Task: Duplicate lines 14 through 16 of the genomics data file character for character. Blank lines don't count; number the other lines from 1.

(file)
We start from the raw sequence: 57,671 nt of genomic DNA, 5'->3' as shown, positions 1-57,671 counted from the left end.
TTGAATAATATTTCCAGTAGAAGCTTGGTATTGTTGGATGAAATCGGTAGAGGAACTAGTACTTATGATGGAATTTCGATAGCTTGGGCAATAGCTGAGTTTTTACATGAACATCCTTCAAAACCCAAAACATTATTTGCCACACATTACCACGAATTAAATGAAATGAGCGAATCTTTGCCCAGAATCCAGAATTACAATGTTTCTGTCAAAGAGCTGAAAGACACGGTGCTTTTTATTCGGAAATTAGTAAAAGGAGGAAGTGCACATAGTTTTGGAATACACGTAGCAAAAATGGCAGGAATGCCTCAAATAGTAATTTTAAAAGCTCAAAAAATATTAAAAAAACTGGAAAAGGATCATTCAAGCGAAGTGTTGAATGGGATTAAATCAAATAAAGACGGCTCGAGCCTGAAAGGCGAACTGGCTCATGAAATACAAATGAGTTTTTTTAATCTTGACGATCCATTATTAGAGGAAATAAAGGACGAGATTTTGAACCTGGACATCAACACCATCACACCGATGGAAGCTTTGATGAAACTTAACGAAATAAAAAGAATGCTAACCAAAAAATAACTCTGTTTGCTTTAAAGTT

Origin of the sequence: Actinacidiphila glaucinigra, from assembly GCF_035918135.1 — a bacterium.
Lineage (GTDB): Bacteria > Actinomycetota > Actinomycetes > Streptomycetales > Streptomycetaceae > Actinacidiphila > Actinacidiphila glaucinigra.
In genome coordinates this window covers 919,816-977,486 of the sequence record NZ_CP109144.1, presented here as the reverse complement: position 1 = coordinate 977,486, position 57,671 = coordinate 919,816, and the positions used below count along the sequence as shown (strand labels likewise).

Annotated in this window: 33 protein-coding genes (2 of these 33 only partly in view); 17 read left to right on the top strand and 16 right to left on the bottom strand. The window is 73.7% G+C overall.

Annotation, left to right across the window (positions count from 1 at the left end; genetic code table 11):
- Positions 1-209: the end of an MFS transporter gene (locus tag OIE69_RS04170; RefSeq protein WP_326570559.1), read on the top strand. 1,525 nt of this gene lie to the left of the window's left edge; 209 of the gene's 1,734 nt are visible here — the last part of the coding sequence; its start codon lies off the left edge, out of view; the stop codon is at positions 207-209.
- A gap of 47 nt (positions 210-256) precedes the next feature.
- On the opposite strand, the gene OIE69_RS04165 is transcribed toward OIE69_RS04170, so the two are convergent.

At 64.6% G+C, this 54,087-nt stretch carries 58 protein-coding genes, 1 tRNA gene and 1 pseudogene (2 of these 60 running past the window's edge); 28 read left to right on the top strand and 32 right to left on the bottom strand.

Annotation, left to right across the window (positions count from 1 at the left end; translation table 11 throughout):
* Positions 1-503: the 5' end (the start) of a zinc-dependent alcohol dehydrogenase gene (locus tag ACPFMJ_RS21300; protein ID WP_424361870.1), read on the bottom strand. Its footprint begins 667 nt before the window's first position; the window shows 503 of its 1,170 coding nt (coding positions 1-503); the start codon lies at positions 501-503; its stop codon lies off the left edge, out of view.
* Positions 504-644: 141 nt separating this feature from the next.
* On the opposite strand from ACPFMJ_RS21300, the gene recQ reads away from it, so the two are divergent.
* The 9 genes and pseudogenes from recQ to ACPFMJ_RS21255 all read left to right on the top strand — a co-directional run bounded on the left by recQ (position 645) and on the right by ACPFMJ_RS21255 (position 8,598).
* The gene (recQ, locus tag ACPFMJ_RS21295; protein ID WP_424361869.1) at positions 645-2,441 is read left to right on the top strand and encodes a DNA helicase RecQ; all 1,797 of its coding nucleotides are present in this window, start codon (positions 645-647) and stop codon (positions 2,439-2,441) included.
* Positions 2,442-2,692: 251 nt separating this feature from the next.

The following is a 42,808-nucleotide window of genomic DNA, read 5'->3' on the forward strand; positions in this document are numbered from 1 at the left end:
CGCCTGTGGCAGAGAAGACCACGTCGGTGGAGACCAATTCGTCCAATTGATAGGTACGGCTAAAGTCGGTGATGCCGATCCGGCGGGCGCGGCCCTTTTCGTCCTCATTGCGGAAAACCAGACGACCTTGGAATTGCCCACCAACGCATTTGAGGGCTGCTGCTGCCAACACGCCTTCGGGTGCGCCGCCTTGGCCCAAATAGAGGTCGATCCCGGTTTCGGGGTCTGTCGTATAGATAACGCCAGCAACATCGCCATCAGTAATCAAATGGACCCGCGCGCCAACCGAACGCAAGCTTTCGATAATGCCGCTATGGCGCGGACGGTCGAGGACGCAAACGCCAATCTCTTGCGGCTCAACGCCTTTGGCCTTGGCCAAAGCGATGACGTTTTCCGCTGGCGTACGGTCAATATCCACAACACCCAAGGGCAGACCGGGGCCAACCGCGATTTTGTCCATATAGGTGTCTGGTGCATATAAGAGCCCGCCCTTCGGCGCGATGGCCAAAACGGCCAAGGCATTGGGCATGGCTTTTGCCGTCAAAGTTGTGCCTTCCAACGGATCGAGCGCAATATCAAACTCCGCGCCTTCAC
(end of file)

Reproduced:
* Positions 504-644: 141 nt separating this feature from the next.
* On the opposite strand from ACPFMJ_RS21300, the gene recQ reads away from it, so the two are divergent.
* The 9 genes and pseudogenes from recQ to ACPFMJ_RS21255 all read left to right on the top strand — a co-directional run bounded on the left by recQ (position 645) and on the right by ACPFMJ_RS21255 (position 8,598).